David and I weren’t sure we were going to be able to get on the bus. We had waited too long to reserve our spots for the Tyng Tour, an ICAfield trip to look at houses architect Anne Tyng worked on in and around Philadelphia. I had seen the models, drawings, and photographs in ICA’s exhibition Anne Tyng: Inhabiting Geometry—which anyone who hasn’t visited should run out and see this weekend before it closes on Sunday, March 27. But I had never been inside a building she’d designed, or even stood outside one. I was willing to tag along in the Volvo behind the bus, but luckily for us one couple didn’t show up. We were in.
It was a beautiful Saturday morning as we drove along the Schuylkill River out of the city, then through the hilly fields of Valley Forge Park toward the Wharton Esherick studio in Paoli. Esherick, the extraordinary sculptor and wood craftsman, died in 1970, and his daughter and son-in-law, Ruth and Bob Bascom, have made his studio/home into a museum. What had been his workshop they turned into a house for themselves, not open to the public, but through their generosity open today to us.
The house is extraordinary. The ceilings rise and angle, and the beams “chase each other around,” in Bob Bascom’s words. Colored glass bottles line the sills of the enormous windows that look out over the countryside. Masks and paintings and Esherick wooden trays hang on the blue walls, and a couple of chairs are lashed to the ceiling. You can see old tool marks on the floors. The wood to build the place and its furnishings came from the local forest; Esherick is reputed to have said, “If I can’t make something beautiful out of what grows in my own backyard, I should quit.”
“The roof is three hexagons,” Mr. Bascom, an architect himself, told us. “The hexagons gave flexibility to how to put the building on the site. And each hexagon is the upper half of a dodecahedron.” That sounds like Anne Tyng, who saw the world through geometry, and particularly through the five Platonic solids: tetrahedron, cube, octahedron, dodecahedron, icosahedron.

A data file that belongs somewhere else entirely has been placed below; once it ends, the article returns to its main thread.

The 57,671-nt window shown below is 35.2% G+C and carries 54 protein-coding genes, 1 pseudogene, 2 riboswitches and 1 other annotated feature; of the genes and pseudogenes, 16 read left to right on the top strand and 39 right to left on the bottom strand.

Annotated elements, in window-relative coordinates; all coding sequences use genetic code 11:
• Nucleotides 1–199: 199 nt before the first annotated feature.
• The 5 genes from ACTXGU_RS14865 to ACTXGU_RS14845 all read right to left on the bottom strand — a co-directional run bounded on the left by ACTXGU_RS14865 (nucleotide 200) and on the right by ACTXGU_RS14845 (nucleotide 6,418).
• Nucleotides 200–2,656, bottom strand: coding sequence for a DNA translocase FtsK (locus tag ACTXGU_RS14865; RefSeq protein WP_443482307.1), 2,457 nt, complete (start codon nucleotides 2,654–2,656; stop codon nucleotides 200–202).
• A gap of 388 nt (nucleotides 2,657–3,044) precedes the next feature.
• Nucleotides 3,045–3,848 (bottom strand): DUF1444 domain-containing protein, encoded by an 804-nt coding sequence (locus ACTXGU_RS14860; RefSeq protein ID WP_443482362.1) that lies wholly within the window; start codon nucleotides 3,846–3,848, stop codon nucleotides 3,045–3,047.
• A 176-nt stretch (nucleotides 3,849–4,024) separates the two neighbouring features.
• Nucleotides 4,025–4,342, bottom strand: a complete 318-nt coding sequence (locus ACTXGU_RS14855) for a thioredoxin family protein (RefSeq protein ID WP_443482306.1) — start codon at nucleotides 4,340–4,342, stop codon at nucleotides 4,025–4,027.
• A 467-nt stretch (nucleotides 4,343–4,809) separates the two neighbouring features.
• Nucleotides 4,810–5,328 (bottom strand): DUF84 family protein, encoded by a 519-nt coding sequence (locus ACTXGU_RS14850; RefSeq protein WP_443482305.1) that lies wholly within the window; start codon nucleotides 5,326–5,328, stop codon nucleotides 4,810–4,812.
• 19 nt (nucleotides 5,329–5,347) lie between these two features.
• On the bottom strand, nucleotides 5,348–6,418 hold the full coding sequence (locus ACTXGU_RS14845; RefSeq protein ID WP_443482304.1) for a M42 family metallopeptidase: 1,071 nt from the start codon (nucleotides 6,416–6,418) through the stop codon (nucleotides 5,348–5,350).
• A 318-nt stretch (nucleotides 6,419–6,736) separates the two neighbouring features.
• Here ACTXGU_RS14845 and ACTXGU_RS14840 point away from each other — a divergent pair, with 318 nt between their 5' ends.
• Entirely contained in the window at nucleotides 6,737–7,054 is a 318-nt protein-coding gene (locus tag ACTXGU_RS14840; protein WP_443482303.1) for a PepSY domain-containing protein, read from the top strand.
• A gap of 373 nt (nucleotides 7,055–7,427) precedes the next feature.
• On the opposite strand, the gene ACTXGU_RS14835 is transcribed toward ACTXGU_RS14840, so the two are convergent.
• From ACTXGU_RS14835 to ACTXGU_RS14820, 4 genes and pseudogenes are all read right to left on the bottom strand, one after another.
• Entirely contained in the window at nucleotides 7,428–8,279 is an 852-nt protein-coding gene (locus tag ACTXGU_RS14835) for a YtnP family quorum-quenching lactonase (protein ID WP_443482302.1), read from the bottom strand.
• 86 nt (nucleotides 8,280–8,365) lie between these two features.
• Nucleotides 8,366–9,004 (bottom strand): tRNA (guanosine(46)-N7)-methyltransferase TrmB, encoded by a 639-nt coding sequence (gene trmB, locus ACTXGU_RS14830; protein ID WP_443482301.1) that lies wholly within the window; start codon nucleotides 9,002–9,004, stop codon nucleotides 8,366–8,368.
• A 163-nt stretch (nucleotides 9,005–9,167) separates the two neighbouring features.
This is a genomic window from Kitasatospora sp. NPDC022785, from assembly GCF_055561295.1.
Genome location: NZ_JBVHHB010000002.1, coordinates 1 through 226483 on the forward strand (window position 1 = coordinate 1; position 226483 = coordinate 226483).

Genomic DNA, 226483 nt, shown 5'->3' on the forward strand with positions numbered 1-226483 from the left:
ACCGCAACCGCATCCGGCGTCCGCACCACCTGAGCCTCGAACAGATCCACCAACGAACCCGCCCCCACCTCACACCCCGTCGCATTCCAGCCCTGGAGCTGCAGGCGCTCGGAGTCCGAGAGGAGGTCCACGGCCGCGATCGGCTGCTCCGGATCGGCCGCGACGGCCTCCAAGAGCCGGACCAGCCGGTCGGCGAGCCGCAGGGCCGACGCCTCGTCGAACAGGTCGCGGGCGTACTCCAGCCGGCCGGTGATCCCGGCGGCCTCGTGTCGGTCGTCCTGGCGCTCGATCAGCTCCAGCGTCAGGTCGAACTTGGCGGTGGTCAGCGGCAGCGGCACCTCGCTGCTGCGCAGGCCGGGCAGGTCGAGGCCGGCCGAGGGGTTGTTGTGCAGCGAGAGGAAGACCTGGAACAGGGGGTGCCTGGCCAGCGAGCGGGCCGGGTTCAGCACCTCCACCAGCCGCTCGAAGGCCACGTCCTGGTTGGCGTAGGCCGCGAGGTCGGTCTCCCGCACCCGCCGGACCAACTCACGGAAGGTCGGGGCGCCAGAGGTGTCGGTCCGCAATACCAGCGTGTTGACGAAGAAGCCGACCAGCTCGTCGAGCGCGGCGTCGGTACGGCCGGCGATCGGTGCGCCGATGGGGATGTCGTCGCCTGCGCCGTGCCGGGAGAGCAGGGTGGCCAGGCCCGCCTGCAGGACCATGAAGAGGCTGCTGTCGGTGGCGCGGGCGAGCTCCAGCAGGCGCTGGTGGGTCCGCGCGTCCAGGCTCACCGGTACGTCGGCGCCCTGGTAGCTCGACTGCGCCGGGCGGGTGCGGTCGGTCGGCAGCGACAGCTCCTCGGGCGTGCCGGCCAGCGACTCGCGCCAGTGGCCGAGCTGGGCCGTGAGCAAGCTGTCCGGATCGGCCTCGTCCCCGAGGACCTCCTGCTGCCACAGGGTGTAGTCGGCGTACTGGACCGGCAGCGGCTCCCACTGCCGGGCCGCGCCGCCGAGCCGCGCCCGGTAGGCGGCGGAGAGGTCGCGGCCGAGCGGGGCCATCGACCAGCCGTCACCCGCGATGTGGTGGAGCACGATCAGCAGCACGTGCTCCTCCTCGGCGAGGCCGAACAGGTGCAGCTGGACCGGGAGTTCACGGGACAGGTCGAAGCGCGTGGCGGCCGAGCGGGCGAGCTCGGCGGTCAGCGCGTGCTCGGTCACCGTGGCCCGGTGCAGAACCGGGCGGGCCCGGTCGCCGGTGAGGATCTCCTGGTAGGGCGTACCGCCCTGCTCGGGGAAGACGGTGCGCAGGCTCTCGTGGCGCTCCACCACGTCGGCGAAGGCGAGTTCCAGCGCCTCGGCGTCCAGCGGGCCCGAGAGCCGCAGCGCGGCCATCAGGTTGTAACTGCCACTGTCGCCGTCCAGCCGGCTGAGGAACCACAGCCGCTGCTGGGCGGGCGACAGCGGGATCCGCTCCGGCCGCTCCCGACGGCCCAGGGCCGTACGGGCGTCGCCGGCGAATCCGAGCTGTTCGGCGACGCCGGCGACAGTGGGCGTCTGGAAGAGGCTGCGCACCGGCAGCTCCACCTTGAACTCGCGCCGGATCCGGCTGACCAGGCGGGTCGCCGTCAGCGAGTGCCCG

Now Bill Whitaker, Penn’s Architectural Archivist and a co-curator, with ICA’s Ingrid Schaffner and architect Srdjan Weiss, of the Anne Tyng show, talks. “A lot has been said about Wharton Esherick and Lou Kahn,” he says.
Stop a moment. I would have liked to write this piece without mentioning Lou Kahn, who is so often spoken of by way of explaining Anne Tyng: who she is, what she did, what her work means. The show at ICA, however, is about her: her work, her intellectual passion for geometry and architecture, her vision. But Tyng did not build a lot of houses, and many of the ones she did work on were collaborations with Kahn whose office employed her and who is the architect of record. That is the situation with three of the four buildings we will see today: the Esherick workshop, the Erdman Hall dormitory at Bryn Mawr College, and a private home. Only the final house, in Fitler Square, was designed by Tyng alone.
An hour later, we stand in the cold bright day in front of Erdman Hall, a warren of square forms connected at the corners. At the core of each square is a public space—a cube—with bedrooms around the edges. The design of Erdman Hall is based on Anne’s ideas about geometry, but the plan she herself drew for the building ultimately wasn’t used. “This is a sad period in Lou and Anne’s relationship,” Bill says. “There are some real tensions between them artistically…Lou is working in one part of the office, and Anne is working in another.”
We don’t go in. This is a dormitory after all, young women are living in there. They come and go in twos and threes, ignoring us. Probably groups stand out here all the time, looking. What do these girls know about this building, about the people who designed it? What would they think of Anne Tyng, graduate of a sister school, who forged an extraordinary life for herself through the force of her will and vision, decades before feminism or employment discrimination protections or the pill?